- Police in Tampa Bay used genealogy testing websites to find a suspect in a 14-year-old rape case.
- Officers used the websites GEDmatch and FamilyTree to find a DNA match in the cold case.
- “The victim now can have some closure in her life,” assistant police chief Ruben Delgado said.
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Police detectives in Tampa Bay said they have arrested a suspect in a 14-year-old rape case after using the database of a genealogy testing website to match DNA evidence.
“The victim now can have some closure in her life,” assistant Tampa police chief Ruben Delgado said.
According to police reports, the rape took place in 2007 when a University of Tampa student was walking back to her dorm after attending the popular Gasparilla Pirate Festival.
The victim told detectives she was intoxicated and may have been stumbling around when the suspect, Jared Vaughn, offered to walk her to her dorm where he proceeded to rape her.
DNA evidence was collected at the time but did not find any matches, and the case remained unsolved for more than a decade. In 2020, however, detectives revisited the case and began to search genealogy testing databases, including GEDmatch and FamilyTree, two services often used by people who are researching their ancestry, to find potential matches.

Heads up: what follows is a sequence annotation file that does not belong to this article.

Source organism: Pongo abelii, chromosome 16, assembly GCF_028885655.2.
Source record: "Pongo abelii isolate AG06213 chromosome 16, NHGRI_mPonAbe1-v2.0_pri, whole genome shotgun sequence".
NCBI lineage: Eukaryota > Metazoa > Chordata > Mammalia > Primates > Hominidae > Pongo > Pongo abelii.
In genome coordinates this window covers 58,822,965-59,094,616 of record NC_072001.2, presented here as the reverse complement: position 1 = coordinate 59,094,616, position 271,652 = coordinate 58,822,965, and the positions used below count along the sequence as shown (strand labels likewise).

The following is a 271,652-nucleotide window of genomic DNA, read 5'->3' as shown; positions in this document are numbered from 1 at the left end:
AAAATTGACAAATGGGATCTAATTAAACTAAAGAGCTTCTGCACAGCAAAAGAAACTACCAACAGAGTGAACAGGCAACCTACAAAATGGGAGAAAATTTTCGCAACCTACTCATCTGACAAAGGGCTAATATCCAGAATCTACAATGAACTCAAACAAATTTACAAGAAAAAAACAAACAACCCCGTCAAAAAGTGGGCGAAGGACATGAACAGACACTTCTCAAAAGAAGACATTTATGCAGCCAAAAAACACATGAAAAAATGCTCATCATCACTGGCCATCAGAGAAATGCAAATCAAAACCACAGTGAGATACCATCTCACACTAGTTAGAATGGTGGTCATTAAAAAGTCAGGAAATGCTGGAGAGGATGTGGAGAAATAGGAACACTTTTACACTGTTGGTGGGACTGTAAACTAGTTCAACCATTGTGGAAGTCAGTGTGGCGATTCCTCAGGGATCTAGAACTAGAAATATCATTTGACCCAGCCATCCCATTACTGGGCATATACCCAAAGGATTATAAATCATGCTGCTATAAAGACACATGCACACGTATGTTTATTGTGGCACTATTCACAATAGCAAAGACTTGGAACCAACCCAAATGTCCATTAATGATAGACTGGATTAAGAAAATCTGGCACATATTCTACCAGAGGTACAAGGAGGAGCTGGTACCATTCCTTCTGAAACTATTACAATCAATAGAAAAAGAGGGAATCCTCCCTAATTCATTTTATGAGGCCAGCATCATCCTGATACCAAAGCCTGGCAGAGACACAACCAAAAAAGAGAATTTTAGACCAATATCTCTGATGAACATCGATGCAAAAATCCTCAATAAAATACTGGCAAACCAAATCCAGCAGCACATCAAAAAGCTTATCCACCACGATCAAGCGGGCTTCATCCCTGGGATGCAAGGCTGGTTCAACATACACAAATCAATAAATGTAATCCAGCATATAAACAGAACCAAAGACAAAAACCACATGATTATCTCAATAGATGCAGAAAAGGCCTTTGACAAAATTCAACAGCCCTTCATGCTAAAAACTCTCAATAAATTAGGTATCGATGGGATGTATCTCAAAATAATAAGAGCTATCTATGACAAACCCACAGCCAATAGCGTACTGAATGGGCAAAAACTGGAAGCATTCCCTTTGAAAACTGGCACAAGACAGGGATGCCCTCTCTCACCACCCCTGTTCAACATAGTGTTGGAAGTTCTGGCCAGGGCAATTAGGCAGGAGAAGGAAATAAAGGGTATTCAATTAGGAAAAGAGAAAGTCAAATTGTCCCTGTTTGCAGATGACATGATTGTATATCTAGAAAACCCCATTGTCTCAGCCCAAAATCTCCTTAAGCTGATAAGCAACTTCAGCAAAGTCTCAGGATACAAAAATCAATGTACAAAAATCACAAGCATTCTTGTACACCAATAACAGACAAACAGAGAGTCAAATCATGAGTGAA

A lab identified Vaughn, now 44, as the possible suspect, so police officers traveled to West Virginia, where he now lives, to conduct another DNA, which brought a one-in-700-billion match.
“It has taken 14 years for resolution in this case, but it’s something that was important to us and was important to the victim, to get some closure in this case,” Delgado said, according to Fox 13.
“That was the whole idea about this squad, to kind of take these cases that haven’t been unsolved, kind of reenergize them.”
Florida was the first state to establish its own forensic genealogy unit in 2018. Similar units have since been created in California and Utah to solve cold cases.
Special Agent Mark Brutnell of the Florida Department of Law Enforcement urged people to allow their DNA to be accessed by law enforcement.
He said: “Our success depends on info found in public genealogy databases, where participants – and this is important – must opt-in for law enforcement matches.”